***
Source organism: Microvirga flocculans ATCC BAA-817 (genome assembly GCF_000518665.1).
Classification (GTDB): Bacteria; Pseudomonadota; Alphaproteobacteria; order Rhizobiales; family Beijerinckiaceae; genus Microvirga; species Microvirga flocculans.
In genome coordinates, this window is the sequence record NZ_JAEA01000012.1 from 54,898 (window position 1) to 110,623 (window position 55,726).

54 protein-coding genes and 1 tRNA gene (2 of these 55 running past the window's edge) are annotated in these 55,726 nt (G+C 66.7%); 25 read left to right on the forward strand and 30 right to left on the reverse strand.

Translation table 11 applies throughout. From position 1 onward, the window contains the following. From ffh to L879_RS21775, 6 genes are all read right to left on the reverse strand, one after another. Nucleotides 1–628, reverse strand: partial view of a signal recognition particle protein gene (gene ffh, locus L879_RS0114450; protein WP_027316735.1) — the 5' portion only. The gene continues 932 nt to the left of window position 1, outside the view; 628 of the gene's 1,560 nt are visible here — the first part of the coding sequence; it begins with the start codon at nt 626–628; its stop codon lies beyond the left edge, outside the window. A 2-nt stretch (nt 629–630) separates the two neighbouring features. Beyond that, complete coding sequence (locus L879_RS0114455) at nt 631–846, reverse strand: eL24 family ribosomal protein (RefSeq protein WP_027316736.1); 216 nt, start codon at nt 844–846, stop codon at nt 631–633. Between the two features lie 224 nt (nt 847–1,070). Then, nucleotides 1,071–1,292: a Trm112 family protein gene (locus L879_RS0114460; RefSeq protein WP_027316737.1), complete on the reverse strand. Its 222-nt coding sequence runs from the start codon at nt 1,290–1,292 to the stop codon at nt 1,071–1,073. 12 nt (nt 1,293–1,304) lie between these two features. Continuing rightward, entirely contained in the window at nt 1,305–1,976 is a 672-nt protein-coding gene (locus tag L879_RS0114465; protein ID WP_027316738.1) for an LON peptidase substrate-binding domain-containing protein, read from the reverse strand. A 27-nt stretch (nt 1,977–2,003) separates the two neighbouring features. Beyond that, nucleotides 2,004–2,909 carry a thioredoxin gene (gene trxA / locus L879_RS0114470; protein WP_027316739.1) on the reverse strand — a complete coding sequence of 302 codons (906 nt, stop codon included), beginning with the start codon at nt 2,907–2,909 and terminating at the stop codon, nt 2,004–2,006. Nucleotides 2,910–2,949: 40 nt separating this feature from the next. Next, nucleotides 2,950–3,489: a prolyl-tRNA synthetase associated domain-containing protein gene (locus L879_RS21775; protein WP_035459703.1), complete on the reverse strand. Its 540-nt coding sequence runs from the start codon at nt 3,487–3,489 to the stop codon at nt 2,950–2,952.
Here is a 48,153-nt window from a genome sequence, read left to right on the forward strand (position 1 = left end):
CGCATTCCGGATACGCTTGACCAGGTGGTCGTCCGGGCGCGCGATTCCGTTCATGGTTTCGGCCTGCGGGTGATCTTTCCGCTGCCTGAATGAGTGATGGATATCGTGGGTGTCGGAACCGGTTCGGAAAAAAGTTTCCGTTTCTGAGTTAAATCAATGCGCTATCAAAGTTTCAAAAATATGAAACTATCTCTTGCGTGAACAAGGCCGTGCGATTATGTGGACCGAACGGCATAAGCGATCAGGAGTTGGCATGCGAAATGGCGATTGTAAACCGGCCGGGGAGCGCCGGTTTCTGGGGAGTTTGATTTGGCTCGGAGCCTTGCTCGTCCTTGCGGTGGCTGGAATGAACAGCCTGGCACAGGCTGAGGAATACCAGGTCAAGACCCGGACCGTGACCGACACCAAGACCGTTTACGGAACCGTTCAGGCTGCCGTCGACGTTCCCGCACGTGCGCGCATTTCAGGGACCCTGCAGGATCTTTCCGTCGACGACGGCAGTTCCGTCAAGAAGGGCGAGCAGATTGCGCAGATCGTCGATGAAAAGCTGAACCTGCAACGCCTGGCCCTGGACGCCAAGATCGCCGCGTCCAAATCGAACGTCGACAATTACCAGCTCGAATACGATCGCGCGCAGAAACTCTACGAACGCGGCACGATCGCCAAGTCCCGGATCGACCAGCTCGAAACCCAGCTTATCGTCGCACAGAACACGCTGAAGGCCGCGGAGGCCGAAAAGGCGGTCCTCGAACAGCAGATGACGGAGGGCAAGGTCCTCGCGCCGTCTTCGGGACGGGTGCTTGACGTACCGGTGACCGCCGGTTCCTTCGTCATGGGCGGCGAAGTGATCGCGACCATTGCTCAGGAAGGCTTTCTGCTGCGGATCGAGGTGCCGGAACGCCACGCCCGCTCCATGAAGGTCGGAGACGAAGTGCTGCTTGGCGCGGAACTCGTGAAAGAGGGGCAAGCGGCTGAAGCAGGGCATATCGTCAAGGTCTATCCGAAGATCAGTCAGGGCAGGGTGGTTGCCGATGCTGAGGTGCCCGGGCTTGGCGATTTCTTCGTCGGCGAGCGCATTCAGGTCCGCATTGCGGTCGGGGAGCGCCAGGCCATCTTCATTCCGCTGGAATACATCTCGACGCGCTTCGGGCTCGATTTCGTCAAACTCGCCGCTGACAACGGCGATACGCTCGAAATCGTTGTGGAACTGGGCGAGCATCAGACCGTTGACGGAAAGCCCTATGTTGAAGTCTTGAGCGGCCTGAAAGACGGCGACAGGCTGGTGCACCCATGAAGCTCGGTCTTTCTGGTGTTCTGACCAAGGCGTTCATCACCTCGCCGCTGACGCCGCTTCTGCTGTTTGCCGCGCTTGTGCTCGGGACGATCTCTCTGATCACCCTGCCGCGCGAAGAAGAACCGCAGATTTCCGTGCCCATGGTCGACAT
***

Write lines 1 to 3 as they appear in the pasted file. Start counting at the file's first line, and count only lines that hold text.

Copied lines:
Source organism: Microvirga flocculans ATCC BAA-817 (genome assembly GCF_000518665.1).
Classification (GTDB): Bacteria; Pseudomonadota; Alphaproteobacteria; order Rhizobiales; family Beijerinckiaceae; genus Microvirga; species Microvirga flocculans.
In genome coordinates, this window is the sequence record NZ_JAEA01000012.1 from 54,898 (window position 1) to 110,623 (window position 55,726).